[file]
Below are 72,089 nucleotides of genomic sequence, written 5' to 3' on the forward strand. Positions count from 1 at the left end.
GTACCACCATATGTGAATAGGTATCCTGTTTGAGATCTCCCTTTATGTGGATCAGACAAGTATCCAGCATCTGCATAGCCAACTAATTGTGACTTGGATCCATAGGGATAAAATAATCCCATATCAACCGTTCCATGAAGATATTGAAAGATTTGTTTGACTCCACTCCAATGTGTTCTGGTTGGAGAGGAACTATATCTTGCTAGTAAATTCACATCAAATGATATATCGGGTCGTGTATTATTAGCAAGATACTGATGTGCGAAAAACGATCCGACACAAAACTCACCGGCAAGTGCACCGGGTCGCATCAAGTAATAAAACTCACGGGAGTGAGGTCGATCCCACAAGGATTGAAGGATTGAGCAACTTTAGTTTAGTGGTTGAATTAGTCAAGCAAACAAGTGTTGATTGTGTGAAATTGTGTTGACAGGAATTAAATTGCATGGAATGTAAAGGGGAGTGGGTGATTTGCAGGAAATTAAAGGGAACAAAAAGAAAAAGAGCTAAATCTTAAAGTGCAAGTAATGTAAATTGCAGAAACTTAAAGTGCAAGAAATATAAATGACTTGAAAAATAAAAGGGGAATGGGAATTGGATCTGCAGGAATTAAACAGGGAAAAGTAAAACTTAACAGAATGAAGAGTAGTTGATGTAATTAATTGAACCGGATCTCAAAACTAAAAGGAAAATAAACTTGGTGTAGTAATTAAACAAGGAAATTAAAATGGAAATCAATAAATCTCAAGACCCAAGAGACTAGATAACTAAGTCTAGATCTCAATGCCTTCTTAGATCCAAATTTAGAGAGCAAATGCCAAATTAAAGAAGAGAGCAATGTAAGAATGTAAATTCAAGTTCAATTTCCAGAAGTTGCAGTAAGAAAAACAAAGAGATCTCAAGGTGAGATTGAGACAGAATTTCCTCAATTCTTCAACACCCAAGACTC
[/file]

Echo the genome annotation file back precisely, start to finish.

Below are 72,089 nucleotides of genomic sequence, written 5' to 3' on the forward strand. Positions count from 1 at the left end.
GTACCACCATATGTGAATAGGTATCCTGTTTGAGATCTCCCTTTATGTGGATCAGACAAGTATCCAGCATCTGCATAGCCAACTAATTGTGACTTGGATCCATAGGGATAAAATAATCCCATATCAACCGTTCCATGAAGATATTGAAAGATTTGTTTGACTCCACTCCAATGTGTTCTGGTTGGAGAGGAACTATATCTTGCTAGTAAATTCACATCAAATGATATATCGGGTCGTGTATTATTAGCAAGATACTGATGTGCGAAAAACGATCCGACACAAAACTCACCGGCAAGTGCACCGGGTCGCATCAAGTAATAAAACTCACGGGAGTGAGGTCGATCCCACAAGGATTGAAGGATTGAGCAACTTTAGTTTAGTGGTTGAATTAGTCAAGCAAACAAGTGTTGATTGTGTGAAATTGTGTTGACAGGAATTAAATTGCATGGAATGTAAAGGGGAGTGGGTGATTTGCAGGAAATTAAAGGGAACAAAAAGAAAAAGAGCTAAATCTTAAAGTGCAAGTAATGTAAATTGCAGAAACTTAAAGTGCAAGAAATATAAATGACTTGAAAAATAAAAGGGGAATGGGAATTGGATCTGCAGGAATTAAACAGGGAAAAGTAAAACTTAACAGAATGAAGAGTAGTTGATGTAATTAATTGAACCGGATCTCAAAACTAAAAGGAAAATAAACTTGGTGTAGTAATTAAACAAGGAAATTAAAATGGAAATCAATAAATCTCAAGACCCAAGAGACTAGATAACTAAGTCTAGATCTCAATGCCTTCTTAGATCCAAATTTAGAGAGCAAATGCCAAATTAAAGAAGAGAGCAATGTAAGAATGTAAATTCAAGTTCAATTTCCAGAAGTTGCAGTAAGAAAAACAAAGAGATCTCAAGGTGAGATTGAGACAGAATTTCCTCAATTCTTCAACACCCAAGACTC